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Skyview Radio Society Digital Elmer Night Digital Sound Card Modes and Operation. UR report… 599 599 fb copy on all, 100% print. Advantages of Digital Modes: . Great for reliable rag-chew Many modes - choose your mode depending on conditions Emergency Communications It’s FUN

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Skyview Radio Society Digital Elmer Night

Digital Sound Card Modes and Operation

UR report… 599 599 fb copy on all, 100% print

Advantages of digital modes
Advantages of Digital Modes:

  • Great for reliable rag-chew

  • Many modes - choose your mode depending on conditions

  • Emergency Communications

  • It’s FUN

  • Bottom of the solar cycle - works well, even under very poor conditions where phone QSO’s would be impossible!

Olivia 500Hz/

16 tones

Olivia 500Hz/

16 tones



  • Low Power - never need to run over 50 watts, 5 -30 watts is almost always sufficient (try 500mw… you may be surprised!)

  • Spectrum efficiency



Windows Computer

HF Radio/Antenna

Sound Card Interface?

Or, maybe just a $8 computer microphone?

To start playing around... all you need is an inexpensive computer microphne! Just plug a mic into your sound card mic input and place the mic element somewhere near your radio speaker. Listen and watch your display and practice differentiating the various modes.

Sound Card Interfaces and USB Sound Cards

  • Sound Card Interface connects from your computer sound card to your radio, provides RF isolation and automates the PTT when you transmit (PTT via either VOX or Serial)

  • USB Sound Card provides the same connection and function, but it has it’s own built in sound card (only 2 cables)

Excellent value!


The Signalink USB Sound Card has the advantage of it’s own independent sound card, and volume controls on the device. Only requires two cables (provided), one for the connection to your radio and the other (USB) to connect to your computer.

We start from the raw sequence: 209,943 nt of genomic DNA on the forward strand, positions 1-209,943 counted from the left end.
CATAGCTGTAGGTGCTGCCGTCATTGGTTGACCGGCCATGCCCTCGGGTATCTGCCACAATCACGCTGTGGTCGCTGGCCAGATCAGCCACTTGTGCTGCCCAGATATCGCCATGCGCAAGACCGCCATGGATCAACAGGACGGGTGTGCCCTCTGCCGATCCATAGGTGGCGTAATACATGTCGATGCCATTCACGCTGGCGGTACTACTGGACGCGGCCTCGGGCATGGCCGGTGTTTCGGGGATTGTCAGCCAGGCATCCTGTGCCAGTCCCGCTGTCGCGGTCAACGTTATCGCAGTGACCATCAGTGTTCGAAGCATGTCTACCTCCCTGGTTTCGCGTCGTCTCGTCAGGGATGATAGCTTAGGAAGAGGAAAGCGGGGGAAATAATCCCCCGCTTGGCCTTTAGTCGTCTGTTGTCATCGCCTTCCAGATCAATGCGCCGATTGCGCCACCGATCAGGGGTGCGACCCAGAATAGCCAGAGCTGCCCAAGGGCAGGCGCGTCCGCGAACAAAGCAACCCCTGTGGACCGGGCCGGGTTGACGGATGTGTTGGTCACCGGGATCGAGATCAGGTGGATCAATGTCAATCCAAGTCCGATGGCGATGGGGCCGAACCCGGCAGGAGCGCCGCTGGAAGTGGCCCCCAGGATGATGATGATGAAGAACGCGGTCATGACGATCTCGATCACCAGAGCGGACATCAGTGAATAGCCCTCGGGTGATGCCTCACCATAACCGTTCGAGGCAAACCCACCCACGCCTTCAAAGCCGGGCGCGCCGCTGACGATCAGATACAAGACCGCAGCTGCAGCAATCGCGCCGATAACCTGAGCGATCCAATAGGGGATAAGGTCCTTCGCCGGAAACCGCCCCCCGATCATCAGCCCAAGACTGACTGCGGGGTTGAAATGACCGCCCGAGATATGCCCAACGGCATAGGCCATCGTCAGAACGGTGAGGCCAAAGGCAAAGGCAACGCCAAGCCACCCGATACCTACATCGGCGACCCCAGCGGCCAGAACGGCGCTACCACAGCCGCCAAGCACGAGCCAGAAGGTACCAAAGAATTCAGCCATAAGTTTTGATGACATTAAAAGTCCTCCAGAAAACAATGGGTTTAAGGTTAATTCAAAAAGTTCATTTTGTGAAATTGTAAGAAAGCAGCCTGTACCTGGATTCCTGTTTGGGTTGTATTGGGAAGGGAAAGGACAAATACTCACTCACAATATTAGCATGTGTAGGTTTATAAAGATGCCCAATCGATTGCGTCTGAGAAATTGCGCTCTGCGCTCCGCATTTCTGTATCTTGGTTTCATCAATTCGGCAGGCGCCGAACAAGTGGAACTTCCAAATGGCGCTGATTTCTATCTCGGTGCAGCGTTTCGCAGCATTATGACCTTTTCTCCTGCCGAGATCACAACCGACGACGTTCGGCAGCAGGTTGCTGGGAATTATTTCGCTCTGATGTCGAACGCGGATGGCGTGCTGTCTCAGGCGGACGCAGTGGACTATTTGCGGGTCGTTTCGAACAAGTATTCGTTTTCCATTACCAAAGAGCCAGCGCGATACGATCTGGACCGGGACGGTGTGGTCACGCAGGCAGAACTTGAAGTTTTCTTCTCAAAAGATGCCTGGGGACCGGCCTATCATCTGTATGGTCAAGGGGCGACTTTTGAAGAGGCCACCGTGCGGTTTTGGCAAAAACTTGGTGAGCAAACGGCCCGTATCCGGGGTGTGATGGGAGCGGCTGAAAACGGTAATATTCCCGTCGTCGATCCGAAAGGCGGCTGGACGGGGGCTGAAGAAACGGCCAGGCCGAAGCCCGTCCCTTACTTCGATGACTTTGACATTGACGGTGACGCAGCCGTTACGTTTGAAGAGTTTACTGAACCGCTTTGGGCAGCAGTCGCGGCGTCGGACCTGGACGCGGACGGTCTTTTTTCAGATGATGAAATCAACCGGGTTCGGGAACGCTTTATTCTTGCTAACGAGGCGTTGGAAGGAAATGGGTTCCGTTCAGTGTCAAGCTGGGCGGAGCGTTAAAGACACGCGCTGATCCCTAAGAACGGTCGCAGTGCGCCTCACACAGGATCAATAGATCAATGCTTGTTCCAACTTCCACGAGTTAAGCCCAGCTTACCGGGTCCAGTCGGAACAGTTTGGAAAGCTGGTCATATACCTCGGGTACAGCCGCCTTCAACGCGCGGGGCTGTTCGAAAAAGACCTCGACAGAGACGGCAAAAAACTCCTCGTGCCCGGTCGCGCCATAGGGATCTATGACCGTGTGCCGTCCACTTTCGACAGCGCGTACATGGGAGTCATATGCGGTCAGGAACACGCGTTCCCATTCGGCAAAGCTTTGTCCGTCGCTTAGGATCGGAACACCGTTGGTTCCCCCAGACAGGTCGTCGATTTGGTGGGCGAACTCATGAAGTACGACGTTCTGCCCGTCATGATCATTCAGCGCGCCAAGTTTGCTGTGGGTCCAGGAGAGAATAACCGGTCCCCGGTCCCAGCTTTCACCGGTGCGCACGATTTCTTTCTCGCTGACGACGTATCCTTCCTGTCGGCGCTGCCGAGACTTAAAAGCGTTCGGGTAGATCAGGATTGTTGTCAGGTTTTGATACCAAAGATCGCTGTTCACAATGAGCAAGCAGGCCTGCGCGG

Is this is a Waterfall?

Here is a REAL waterfall...

Live waterfall demonstration…

Basic sound card digital modes



Basic Sound Card Digital Modes

  • PSK31 - easiest and most common mode

  • PSK63 - twice as wide… twice as fast


  • MFSK(16) - 8 times wider than PSK31, same speed


Why not always use the fastest , most narrow mode?

Why use the much wider (250Hz) MFSK16 mode if it is the same speed as the very narrow (31 Hz) PSK31 mode?

  • MFSK(16) - Better for weak signals and motors right through static crashes!

Accuracy, speed and audio bandwidth all come into play and various modes all have their advantages and disadvantages!


  • USB or LSB - polarity doesn’t matter, but your radio should always be set to USB (standard for all digital modes)

  • Sound card calibration is not critical (more on this later)

  • Almost always... someone, somewhere running PSK31

Where to listen for PSK31 and PSK63:

20m USB - 14.070 MHz40m USB - 7.070 MHz80m USB - 3.580 MHz

And, don’t forget about 30m - 10.140 MHz

PSK31 IMDTurn that thing down!

Inter Modulation Distortion, or IMD is caused by overdriving your sound card audio into your radio and it makes a mess on the waterfalls of receiving stations!

  • Set your radio to full power

  • Adjust your sound card master volume and wav volume down (double-click the speaker icon)

  • Set your radio meter to ALC (Auto Level Control)

  • Transmit, then adjust your master and wav volume to where the ALC meter just begins to register

Check out for great instructional videos!Keyword search: PSK31 Transmitter Level Adjustment

PSK31 IMDTurn that thing down!

Here’s a fellow ham in a QSO elmering another ham on the subject of IMD.

Ask other hams how your IMD looks. And don’t be afraid to elmer other hams on their IMD. You’re not doing them any favor by ignoring the problem!

PSK31 IMDTurn that thing down!

IMD measurements can only be made when receiving a signal with no text. A -20 dB or lower IMD is what we should all be shooting for.

Ask the other operator to transmit a bit without typing so you can get an accurate IMD reading. Do the same if you ask someone for your IMD reading.

PSK31/63 Software

  • Digipan - free, easy to use

PSK31/63 Software

  • Digipan - can also display multiple QSO’s


Good Conditions to Europe!

(April 21, 2008, 2150 UTC)

MFSK(16)Multiple Frequency Shift Key - 16 tones

The fade in the MFSK signal as seen on the waterfall below had no effect on the decoding of the text (or print). PSK31 or 63 would have suffered serious data loss under the same conditions. Forward error correction (FEC) and interleaving provides very good copy under week conditions.

The trade off (you never get something for nothing) is speed and bandwidth as compared to PSK31 or 63.

Note: this MFSK signal was inverted, or reversed… more on this shortly

MFSK(16)Software for MFSK

  • Free:


  • Ham Radio Deluxe (HRD DM780)

  • MultiPSK (for advanced digital operators)

  • Purchase:

  • MixW - $50 (and runs almost all modes)

My opinion… NBEMS and MixW are the easiest to use, best designed, multi-mode digital software packages.


  • When to use:

  • Whenever you want to!

  • When conditions are too weak to carry on a PSK31 QSO (ask to change modes!)

  • For longer rag-chews, in case conditions deteriorate

  • During conditions with static crashes and light fading